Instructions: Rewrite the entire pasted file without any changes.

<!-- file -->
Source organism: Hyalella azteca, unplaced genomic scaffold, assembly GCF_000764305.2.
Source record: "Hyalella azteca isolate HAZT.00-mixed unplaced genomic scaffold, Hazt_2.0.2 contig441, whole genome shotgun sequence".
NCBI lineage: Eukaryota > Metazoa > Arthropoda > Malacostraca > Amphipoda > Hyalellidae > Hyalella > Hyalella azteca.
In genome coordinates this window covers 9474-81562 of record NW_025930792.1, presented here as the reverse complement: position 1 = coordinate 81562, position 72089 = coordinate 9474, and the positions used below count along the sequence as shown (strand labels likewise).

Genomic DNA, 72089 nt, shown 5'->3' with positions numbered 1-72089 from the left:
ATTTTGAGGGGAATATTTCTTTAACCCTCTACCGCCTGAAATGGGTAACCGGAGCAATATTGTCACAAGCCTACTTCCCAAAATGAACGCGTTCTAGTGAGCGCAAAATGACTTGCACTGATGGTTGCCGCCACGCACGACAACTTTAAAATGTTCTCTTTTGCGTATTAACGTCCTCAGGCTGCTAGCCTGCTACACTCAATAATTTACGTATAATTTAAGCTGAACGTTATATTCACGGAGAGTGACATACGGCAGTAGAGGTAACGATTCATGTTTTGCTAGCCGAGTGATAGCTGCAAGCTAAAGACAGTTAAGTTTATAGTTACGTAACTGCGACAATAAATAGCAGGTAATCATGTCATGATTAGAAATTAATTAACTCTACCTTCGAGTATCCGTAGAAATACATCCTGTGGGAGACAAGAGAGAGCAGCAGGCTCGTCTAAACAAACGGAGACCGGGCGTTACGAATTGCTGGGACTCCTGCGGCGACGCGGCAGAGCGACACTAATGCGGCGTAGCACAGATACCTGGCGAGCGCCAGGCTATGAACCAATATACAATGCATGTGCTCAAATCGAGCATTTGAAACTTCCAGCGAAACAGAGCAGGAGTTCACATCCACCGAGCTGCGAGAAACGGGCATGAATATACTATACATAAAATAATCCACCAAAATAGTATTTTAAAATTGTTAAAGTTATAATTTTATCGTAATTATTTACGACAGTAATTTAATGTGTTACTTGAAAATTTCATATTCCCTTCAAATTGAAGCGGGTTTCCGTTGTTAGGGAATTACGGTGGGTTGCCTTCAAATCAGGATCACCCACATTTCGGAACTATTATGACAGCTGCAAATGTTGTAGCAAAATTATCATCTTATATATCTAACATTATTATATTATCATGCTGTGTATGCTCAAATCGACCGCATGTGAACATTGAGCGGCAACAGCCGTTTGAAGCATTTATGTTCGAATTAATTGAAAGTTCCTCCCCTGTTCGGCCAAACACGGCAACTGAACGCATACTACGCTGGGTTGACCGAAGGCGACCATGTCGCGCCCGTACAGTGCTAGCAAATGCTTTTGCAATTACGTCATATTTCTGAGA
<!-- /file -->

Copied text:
Source organism: Hyalella azteca, unplaced genomic scaffold, assembly GCF_000764305.2.
Source record: "Hyalella azteca isolate HAZT.00-mixed unplaced genomic scaffold, Hazt_2.0.2 contig441, whole genome shotgun sequence".
NCBI lineage: Eukaryota > Metazoa > Arthropoda > Malacostraca > Amphipoda > Hyalellidae > Hyalella > Hyalella azteca.
In genome coordinates this window covers 9474-81562 of record NW_025930792.1, presented here as the reverse complement: position 1 = coordinate 81562, position 72089 = coordinate 9474, and the positions used below count along the sequence as shown (strand labels likewise).

Genomic DNA, 72089 nt, shown 5'->3' with positions numbered 1-72089 from the left:
ATTTTGAGGGGAATATTTCTTTAACCCTCTACCGCCTGAAATGGGTAACCGGAGCAATATTGTCACAAGCCTACTTCCCAAAATGAACGCGTTCTAGTGAGCGCAAAATGACTTGCACTGATGGTTGCCGCCACGCACGACAACTTTAAAATGTTCTCTTTTGCGTATTAACGTCCTCAGGCTGCTAGCCTGCTACACTCAATAATTTACGTATAATTTAAGCTGAACGTTATATTCACGGAGAGTGACATACGGCAGTAGAGGTAACGATTCATGTTTTGCTAGCCGAGTGATAGCTGCAAGCTAAAGACAGTTAAGTTTATAGTTACGTAACTGCGACAATAAATAGCAGGTAATCATGTCATGATTAGAAATTAATTAACTCTACCTTCGAGTATCCGTAGAAATACATCCTGTGGGAGACAAGAGAGAGCAGCAGGCTCGTCTAAACAAACGGAGACCGGGCGTTACGAATTGCTGGGACTCCTGCGGCGACGCGGCAGAGCGACACTAATGCGGCGTAGCACAGATACCTGGCGAGCGCCAGGCTATGAACCAATATACAATGCATGTGCTCAAATCGAGCATTTGAAACTTCCAGCGAAACAGAGCAGGAGTTCACATCCACCGAGCTGCGAGAAACGGGCATGAATATACTATACATAAAATAATCCACCAAAATAGTATTTTAAAATTGTTAAAGTTATAATTTTATCGTAATTATTTACGACAGTAATTTAATGTGTTACTTGAAAATTTCATATTCCCTTCAAATTGAAGCGGGTTTCCGTTGTTAGGGAATTACGGTGGGTTGCCTTCAAATCAGGATCACCCACATTTCGGAACTATTATGACAGCTGCAAATGTTGTAGCAAAATTATCATCTTATATATCTAACATTATTATATTATCATGCTGTGTATGCTCAAATCGACCGCATGTGAACATTGAGCGGCAACAGCCGTTTGAAGCATTTATGTTCGAATTAATTGAAAGTTCCTCCCCTGTTCGGCCAAACACGGCAACTGAACGCATACTACGCTGGGTTGACCGAAGGCGACCATGTCGCGCCCGTACAGTGCTAGCAAATGCTTTTGCAATTACGTCATATTTCTGAGA